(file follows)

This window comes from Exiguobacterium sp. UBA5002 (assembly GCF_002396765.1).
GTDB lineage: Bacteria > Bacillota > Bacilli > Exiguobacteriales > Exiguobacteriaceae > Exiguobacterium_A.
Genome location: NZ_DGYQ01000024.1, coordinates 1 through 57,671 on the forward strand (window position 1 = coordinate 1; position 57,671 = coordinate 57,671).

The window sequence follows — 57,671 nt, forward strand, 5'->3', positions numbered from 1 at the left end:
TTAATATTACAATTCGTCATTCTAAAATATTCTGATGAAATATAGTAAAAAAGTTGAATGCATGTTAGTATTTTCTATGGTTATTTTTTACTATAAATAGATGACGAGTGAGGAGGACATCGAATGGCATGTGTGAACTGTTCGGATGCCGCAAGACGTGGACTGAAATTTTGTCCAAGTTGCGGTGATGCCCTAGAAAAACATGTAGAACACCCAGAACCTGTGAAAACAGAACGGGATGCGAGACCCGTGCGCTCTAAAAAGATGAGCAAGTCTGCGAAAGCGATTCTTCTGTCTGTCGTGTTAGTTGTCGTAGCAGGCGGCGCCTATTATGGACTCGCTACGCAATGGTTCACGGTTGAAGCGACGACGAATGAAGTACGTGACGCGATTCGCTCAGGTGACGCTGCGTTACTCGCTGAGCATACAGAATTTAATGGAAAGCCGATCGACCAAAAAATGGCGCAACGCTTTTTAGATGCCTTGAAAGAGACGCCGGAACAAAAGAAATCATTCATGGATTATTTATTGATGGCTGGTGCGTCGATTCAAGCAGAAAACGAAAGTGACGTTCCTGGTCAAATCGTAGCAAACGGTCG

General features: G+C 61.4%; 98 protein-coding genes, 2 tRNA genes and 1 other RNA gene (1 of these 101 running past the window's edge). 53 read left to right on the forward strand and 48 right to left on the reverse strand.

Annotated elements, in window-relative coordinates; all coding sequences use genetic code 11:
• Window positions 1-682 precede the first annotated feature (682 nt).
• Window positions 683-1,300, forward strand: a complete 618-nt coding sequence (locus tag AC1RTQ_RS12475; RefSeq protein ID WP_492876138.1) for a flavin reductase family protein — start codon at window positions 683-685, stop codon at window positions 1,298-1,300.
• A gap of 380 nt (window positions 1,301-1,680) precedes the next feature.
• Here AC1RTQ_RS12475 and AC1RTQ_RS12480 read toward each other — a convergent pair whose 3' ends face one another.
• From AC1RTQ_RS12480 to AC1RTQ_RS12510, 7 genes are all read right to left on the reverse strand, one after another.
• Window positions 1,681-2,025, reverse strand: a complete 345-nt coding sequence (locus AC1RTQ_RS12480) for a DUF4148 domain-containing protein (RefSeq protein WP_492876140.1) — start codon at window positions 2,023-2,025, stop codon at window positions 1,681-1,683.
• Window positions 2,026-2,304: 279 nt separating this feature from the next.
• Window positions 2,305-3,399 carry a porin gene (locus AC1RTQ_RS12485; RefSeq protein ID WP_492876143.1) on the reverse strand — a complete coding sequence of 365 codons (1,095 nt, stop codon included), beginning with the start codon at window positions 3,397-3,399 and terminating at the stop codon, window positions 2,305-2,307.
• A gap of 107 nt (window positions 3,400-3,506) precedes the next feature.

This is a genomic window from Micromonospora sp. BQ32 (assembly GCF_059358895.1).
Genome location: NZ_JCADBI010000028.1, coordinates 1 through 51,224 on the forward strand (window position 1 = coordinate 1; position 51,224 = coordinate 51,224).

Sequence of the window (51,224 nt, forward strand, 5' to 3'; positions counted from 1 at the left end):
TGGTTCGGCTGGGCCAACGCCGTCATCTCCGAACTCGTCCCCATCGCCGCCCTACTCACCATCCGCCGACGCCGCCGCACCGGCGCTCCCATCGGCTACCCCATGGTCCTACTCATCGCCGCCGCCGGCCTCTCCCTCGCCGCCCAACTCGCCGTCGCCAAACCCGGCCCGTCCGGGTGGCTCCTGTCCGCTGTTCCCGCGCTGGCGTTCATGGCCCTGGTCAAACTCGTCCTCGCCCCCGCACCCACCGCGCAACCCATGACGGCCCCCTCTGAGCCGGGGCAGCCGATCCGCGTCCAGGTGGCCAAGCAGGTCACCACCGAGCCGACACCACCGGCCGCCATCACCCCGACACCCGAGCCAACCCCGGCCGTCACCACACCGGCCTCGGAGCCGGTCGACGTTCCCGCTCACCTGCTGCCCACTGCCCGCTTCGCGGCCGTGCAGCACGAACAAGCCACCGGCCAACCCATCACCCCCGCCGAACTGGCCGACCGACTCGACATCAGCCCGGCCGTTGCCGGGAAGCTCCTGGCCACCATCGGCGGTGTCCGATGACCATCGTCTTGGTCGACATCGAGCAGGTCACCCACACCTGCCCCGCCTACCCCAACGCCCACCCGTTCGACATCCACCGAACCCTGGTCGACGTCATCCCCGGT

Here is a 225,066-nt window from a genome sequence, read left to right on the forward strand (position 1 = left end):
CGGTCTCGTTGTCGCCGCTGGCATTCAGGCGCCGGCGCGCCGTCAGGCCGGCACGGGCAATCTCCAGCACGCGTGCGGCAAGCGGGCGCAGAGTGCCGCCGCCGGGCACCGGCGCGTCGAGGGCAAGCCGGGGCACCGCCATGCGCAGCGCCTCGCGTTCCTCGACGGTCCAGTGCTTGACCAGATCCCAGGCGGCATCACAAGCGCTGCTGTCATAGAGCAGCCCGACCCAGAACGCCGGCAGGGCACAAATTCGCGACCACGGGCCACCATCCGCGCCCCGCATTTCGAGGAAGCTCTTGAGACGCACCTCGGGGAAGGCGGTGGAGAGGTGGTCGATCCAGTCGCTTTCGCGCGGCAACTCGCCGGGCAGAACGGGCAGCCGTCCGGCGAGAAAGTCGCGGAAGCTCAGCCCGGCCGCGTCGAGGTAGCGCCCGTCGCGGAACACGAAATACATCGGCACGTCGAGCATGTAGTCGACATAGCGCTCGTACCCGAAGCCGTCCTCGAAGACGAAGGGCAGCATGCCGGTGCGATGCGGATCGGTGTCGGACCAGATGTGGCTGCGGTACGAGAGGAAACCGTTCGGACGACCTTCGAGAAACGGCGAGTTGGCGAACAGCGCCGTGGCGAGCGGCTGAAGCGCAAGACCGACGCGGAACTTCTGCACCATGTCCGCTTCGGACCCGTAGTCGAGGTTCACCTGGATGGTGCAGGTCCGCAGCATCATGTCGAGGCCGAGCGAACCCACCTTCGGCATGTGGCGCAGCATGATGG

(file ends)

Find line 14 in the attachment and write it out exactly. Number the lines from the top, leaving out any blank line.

• Window positions 2,026-2,304: 279 nt separating this feature from the next.